Professor Tony Blakely, Associate Professor Diana Sarfati
In this blog post we look at a new modelling study on bowel cancer screening, published in a top US journal (JAMA). We discuss the cost-effectiveness of such screening and consider the current NZ context for bowel cancer screening.
The US health system is renowned for doing things fully – many would say ‘over the top’ with diminishing marginal returns. One possible exception is colorectal cancer screening. A recent review of screening programmes, by public health practitioners, cast out the majority of screening programmes we embark upon in health as of marginal benefit and/or cost-effectiveness. The exceptions for disease-specific mortality reductions were for: ultrasound for abdominal aortic aneurysm in men; mammography for breast cancer; and faecal occult blood test and flexible sigmoidoscopy for bowel cancer. But let’s focus on bowel cancer screening.
Bowel cancer screening – like cervical cancer screening – has the major advantage of also detecting preclinical disease (i.e. polyps), removing them, and therefore lowering incidence rates. (Compare this to breast cancer screening where (mostly) one is trying to detect cancer and treat it earlier). The best way to detect polyps is to look, namely with colonoscopy. Most bowel cancer screening programmes do not directly look, but rather test for blood in the stools with a faecal occult blood test (FOBT). Over time, with several FOBTs, such bowel cancer screening can still be very effective as one has multiple occasions to detect bleeding over the duration of time it takes for a polyp (or early cancer) to grow. When the US Preventive Services Taskforce compared different approaches to bowel cancer screening, they concluded that colonoscopic screening every ten years and high quality FOBT based screening every two years were similarly cost-effective, while screening based on flexible sigmoidoscopy was somewhat less so. Indeed, in our Research Programme (BODE3) we have nearly got final results on “quality-adjusted life-years” gained and net health system costs for FOBT (immunochemical) colorectal cancer (CRC) screening, and these preliminary results are impressive. FOBT CRC screening appears highly cost-effective, even cost-saving to the NZ health system in some age groups. More of this in a few months (after the work has been peer-reviewed and published).
But back to the US situation, and using colonoscopy screening right up front – not just after a positive FOBT. Colonoscopy is not cheap at about US $1000 per event. But it has advantages: the much higher sensitivity for detecting polyps and early cancer as mentioned above; and the fact that you only need screening once every 10 years, or even just once in a lifetime at (say) age 50. It also has disadvantages: the need for a large workforce of skilled health workers; inconvenience and complications of pre-procedure bowel preparation, and potential complications of bleeding and perforation (associated with a small risk of death). So where does the newly published JAMA study by Meester et al contribute to all this? They show that the cost-effectiveness of screening varied according to the quality of the colonoscopy procedure measured using the adenoma detection rate (ADR), with a higher rate suggesting a more thorough screening procedure. They found that with the highest ADRs, bowel cancer incidence was reduced by a staggering 63% from 34.2 to 12.5 tumours per 1000 people. Even with the lowest ADR, bowel cancer incidence reduced by 22%. However, high ADR practice colonoscopy also comes with higher complications, from 6.0% to 8.9% from low to high ADR practice.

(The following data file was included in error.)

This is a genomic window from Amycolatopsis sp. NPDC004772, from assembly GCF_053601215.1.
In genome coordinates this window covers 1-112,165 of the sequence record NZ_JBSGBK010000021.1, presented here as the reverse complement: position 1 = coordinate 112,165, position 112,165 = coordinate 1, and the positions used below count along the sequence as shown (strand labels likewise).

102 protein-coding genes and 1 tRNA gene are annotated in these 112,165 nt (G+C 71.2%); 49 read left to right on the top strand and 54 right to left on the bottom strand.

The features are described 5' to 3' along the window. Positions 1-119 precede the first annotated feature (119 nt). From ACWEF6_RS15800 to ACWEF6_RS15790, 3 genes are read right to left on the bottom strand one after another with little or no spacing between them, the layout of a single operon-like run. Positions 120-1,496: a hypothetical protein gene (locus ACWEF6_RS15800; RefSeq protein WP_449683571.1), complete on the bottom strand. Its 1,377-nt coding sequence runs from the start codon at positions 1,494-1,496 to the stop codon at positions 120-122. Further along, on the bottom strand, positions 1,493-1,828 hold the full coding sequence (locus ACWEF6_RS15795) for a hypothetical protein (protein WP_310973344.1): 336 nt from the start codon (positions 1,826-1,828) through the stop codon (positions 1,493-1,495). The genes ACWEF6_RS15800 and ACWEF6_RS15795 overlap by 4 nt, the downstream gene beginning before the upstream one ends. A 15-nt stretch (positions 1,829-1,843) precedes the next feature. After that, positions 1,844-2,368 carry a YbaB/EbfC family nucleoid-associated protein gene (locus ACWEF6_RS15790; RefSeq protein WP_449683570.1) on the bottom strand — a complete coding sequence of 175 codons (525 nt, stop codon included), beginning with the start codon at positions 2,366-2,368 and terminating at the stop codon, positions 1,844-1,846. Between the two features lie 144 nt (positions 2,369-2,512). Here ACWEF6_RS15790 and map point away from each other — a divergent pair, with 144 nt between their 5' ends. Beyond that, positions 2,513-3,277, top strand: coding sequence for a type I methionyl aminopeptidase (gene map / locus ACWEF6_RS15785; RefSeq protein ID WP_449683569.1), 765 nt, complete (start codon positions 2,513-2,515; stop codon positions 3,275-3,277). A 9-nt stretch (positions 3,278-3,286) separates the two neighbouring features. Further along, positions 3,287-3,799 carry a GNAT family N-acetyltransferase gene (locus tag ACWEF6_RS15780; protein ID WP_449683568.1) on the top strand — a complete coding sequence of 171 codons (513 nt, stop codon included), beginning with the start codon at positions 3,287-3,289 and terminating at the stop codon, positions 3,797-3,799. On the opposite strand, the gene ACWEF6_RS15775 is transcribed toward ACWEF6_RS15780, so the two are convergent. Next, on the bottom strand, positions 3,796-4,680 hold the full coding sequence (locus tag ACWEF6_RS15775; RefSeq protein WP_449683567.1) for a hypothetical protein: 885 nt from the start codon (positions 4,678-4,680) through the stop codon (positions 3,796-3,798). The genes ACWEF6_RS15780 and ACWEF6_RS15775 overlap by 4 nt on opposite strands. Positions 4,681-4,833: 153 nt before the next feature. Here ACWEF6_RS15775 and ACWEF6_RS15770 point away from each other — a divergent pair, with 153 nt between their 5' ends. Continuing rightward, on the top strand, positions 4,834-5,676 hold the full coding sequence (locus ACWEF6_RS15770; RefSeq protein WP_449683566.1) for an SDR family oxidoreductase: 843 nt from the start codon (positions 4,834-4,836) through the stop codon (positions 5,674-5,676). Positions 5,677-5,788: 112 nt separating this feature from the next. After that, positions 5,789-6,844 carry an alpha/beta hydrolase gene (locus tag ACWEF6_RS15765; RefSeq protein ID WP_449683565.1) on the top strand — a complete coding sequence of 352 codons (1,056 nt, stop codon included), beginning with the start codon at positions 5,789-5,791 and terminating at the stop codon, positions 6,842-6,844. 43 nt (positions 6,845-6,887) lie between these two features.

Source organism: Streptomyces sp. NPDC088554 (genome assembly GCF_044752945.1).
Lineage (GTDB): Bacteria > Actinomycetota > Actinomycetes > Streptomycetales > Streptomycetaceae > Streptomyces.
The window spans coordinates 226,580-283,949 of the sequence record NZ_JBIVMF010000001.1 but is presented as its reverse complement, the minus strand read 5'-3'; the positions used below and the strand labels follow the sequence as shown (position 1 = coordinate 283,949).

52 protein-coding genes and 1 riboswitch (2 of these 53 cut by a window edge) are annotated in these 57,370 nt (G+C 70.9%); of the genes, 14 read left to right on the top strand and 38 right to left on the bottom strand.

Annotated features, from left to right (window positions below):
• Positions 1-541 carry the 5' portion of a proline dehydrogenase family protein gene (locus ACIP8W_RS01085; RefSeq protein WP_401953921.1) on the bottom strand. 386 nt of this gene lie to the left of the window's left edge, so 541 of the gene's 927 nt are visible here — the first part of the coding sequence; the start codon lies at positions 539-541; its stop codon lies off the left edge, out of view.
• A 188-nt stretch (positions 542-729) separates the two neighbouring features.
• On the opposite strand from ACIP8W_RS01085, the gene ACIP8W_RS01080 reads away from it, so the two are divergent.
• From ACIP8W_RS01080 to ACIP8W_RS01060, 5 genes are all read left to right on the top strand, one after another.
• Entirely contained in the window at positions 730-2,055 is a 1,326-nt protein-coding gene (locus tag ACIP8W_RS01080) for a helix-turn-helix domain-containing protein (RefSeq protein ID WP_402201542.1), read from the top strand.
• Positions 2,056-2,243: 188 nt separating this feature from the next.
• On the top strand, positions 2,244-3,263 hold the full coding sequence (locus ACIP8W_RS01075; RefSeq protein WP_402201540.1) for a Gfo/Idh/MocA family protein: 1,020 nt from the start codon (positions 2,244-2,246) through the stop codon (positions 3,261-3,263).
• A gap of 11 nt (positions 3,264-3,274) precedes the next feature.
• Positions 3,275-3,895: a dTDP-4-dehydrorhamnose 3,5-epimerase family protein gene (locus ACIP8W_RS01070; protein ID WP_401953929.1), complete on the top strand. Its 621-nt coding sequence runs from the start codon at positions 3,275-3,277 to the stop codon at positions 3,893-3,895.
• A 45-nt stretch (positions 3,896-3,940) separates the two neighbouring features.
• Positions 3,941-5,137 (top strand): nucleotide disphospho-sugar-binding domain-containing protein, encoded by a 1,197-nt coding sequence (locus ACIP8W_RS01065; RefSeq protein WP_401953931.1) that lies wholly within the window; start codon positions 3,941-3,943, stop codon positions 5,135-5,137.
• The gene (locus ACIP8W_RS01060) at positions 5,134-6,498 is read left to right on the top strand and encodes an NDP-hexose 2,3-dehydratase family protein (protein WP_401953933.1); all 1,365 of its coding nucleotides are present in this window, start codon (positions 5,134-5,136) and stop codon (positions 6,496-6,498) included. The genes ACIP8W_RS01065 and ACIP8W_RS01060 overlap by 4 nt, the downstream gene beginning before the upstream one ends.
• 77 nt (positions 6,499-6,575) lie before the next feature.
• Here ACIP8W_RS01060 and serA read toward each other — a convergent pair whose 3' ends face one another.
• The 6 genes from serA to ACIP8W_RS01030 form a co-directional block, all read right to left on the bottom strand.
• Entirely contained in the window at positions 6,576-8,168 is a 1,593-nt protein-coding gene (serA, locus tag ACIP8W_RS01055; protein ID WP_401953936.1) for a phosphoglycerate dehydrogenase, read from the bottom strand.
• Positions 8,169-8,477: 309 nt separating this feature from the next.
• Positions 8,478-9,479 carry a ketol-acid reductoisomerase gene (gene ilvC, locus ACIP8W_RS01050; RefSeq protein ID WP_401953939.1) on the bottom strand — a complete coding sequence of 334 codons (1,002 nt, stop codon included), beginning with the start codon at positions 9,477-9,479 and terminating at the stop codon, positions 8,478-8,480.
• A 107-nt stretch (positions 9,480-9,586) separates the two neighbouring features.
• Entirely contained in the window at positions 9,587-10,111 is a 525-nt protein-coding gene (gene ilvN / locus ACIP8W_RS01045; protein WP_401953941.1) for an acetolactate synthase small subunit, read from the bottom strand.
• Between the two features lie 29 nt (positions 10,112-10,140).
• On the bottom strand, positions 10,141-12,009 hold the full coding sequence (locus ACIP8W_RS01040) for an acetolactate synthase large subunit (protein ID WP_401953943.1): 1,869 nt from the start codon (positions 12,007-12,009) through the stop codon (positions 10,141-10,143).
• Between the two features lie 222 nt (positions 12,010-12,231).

Using the data from Meester et al, we calculated the cost-effectiveness ratios for colonoscopy based screening with different ADRs (see table below). Not bad, actually. Using a rule of thumb that it is ‘reasonable’ to spend the equivalent of GDP per capita per quality-adjusted life-year (QALY) gained, this might be a good use of public health dollars. (It will, in all likelihood, cost more per QALY gained, than per life-years gained, but not hugely more.) And the cost-effectiveness (using life-years gained) improves with increasing ADR.
|Quintile of adenoma detection rate:|
|1 – low||2||3||4||5 – high|
|Net costs in $US millions, discounted at 3% p.a. (per 1000 patients)||$2.1||$2.0||$1.9||$1.9||$1.8|
|Life-years saved, discounted at 3% p.a. (per 1000 patients)||77.3||89.5||96.8||104.8||111.7|
|Incremental cost-effectiveness ratio (cost US$ per life-year gained)||$27,200||$22,300||$19,600||$18,100||$16,100|
So what are the implications for New Zealand? Bowel cancer incidence and mortality are higher in New Zealand than nearly any other OEDC country. Almost every other similar OECD country has population-based bowel cancer screening. We still do not have commitment from the Government for a nationwide population-based screening programme in New Zealand. This is poor decision-making from a public health perspective. The Government has made a political decision to extend the pilot programme in Waitemata rather than planning for a national roll out. There are no good reasons articulated by Government for this.
Should New Zealand be using one-off colonoscopy screening as in this US study? No. Or at least “not yet”. We simply do not have the capacity for it. Moreover, it would make more sense to sustainably and ‘with quality’ roll out the current FOBT pilot (in Waitemata) nationally. But in the future, screening with colonoscopy may be a natural progression, be it for those who opt into such a programme rather than FOBT testing. But for now, it should be about getting FOBT up and running for the right age groups based on health gain and cost-effectiveness – which we will publish about soon and blog about when published in a journal.